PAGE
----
Russian Foreign Minister Sergei Lavrov called on Monday for fresh dialogues between the United Nations and Sudan, to end a stalemate over the proposed deployment of UN peacekeepers to Darfur.
Speaking after Khartoum asked for an interim African Union force to be withdrawn from the troubled western region by the end of the month and restated its opposition to a UN mission, Lavrov said the situation required more talks.
He lamented that the UN Security Council had on Thursday ignored Russian and Chinese advice for new consultations with the Sudanese and given the green light to a Darfur operation with many unresolved issues.
"We had insisted together with China that more consultations should be done with the government of Sudan before voting on the transfer of peacekeeping in Darfur from the African Union to the United Nations," Lavrov said.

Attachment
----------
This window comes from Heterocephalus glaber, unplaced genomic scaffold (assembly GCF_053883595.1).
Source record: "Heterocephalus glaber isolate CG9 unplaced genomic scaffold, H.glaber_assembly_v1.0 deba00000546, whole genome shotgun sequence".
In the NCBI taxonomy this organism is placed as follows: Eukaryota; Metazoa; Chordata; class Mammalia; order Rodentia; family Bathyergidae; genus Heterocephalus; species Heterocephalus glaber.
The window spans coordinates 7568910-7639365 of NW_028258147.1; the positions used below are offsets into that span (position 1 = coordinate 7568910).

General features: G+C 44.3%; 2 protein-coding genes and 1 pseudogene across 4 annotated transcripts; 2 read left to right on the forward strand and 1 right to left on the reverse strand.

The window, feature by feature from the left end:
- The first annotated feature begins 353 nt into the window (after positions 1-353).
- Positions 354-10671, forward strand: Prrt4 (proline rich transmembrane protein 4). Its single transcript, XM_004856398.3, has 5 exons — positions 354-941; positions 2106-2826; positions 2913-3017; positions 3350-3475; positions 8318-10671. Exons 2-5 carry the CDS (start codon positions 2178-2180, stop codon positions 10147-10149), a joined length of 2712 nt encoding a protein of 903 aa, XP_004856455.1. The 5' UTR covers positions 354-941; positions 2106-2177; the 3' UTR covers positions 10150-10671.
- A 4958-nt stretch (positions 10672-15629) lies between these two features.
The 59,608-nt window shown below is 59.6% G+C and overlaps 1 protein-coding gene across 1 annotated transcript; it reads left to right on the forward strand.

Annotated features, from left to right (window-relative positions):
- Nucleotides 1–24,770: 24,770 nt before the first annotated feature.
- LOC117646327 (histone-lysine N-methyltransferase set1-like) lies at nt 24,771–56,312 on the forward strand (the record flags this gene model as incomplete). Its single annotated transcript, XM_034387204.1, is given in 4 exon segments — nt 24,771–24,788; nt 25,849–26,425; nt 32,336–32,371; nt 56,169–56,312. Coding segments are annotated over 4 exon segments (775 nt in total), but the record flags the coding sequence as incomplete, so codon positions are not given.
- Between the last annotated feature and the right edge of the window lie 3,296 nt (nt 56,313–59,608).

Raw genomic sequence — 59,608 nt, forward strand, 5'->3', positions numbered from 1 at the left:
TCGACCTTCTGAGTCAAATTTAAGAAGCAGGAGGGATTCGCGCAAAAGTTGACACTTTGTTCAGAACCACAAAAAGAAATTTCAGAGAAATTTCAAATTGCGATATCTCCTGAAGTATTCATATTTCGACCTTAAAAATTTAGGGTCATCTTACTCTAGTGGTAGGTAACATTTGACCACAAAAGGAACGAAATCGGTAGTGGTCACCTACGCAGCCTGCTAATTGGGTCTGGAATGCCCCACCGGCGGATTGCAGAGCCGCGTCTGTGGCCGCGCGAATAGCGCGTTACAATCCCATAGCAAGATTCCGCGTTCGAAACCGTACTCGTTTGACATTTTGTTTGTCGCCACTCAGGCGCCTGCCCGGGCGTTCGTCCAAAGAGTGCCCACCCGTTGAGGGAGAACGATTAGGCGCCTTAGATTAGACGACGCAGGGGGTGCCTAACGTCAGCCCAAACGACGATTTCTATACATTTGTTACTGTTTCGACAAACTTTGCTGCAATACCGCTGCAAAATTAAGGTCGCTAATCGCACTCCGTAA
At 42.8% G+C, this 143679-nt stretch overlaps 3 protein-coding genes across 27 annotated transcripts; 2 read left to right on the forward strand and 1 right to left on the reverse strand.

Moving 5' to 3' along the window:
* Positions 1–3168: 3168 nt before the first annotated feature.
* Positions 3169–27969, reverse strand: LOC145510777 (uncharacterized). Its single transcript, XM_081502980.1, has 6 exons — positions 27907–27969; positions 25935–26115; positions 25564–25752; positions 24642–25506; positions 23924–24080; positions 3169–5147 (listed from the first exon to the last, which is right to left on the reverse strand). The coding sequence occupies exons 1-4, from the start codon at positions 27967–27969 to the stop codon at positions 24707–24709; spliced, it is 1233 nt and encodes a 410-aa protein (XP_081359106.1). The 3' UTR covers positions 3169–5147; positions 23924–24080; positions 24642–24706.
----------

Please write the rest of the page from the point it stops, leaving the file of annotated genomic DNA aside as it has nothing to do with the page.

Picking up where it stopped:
"We believe that the transfer should be done in line with the rules and regulations of the Security Council, but still there is a need for more consultations with the government of Sudan," he said.
"The voting was taken hastily," Lavrov said, ahead of talks with African Union commission chief Alpha Oumar Konare at AU headquarters in the Ethiopian capital.
Russia, China and Qatar abstained from the Darfur vote at the Security Council session last week, which called for the deployment of more than 20,000 UN peacekeepers to take over from the embattled 7,000-strong AU force.
The move was immediately rejected by Khartoum, which on Sunday said it wanted AU troops out of Darfur by the time their mission's mandate expires at the end of September, and would provide security itself in the war-torn region.
The combined effect of war and famine has left up to 300,000 people dead in Darfur and displaced 2.5 million in three and half years of civil war pitting the Sudanese government and allied militia against ethnic minority rebels.